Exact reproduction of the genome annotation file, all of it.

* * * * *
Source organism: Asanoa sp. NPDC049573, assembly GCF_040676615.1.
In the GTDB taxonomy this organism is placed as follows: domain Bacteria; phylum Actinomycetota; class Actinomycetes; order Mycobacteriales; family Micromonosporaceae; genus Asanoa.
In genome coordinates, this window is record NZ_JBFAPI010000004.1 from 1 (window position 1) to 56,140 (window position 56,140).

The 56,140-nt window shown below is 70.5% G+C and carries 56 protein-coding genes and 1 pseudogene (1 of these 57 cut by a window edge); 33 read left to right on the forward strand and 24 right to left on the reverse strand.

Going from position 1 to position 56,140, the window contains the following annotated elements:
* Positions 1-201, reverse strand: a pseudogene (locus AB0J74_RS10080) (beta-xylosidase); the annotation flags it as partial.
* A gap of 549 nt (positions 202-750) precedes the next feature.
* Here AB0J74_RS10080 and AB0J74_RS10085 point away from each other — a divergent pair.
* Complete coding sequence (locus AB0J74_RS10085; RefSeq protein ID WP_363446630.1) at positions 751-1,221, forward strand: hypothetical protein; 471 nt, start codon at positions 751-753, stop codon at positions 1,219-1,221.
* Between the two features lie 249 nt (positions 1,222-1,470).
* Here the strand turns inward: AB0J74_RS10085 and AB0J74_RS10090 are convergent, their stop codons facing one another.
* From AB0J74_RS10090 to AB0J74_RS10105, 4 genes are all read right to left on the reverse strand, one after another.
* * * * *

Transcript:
Source organism: Asanoa sp. NPDC049573, assembly GCF_040676615.1.
In the GTDB taxonomy this organism is placed as follows: domain Bacteria; phylum Actinomycetota; class Actinomycetes; order Mycobacteriales; family Micromonosporaceae; genus Asanoa.
In genome coordinates, this window is record NZ_JBFAPI010000004.1 from 1 (window position 1) to 56,140 (window position 56,140).

The 56,140-nt window shown below is 70.5% G+C and carries 56 protein-coding genes and 1 pseudogene (1 of these 57 cut by a window edge); 33 read left to right on the forward strand and 24 right to left on the reverse strand.

Going from position 1 to position 56,140, the window contains the following annotated elements:
* Positions 1-201, reverse strand: a pseudogene (locus AB0J74_RS10080) (beta-xylosidase); the annotation flags it as partial.
* A gap of 549 nt (positions 202-750) precedes the next feature.
* Here AB0J74_RS10080 and AB0J74_RS10085 point away from each other — a divergent pair.
* Complete coding sequence (locus AB0J74_RS10085; RefSeq protein ID WP_363446630.1) at positions 751-1,221, forward strand: hypothetical protein; 471 nt, start codon at positions 751-753, stop codon at positions 1,219-1,221.
* Between the two features lie 249 nt (positions 1,222-1,470).
* Here the strand turns inward: AB0J74_RS10085 and AB0J74_RS10090 are convergent, their stop codons facing one another.
* From AB0J74_RS10090 to AB0J74_RS10105, 4 genes are all read right to left on the reverse strand, one after another.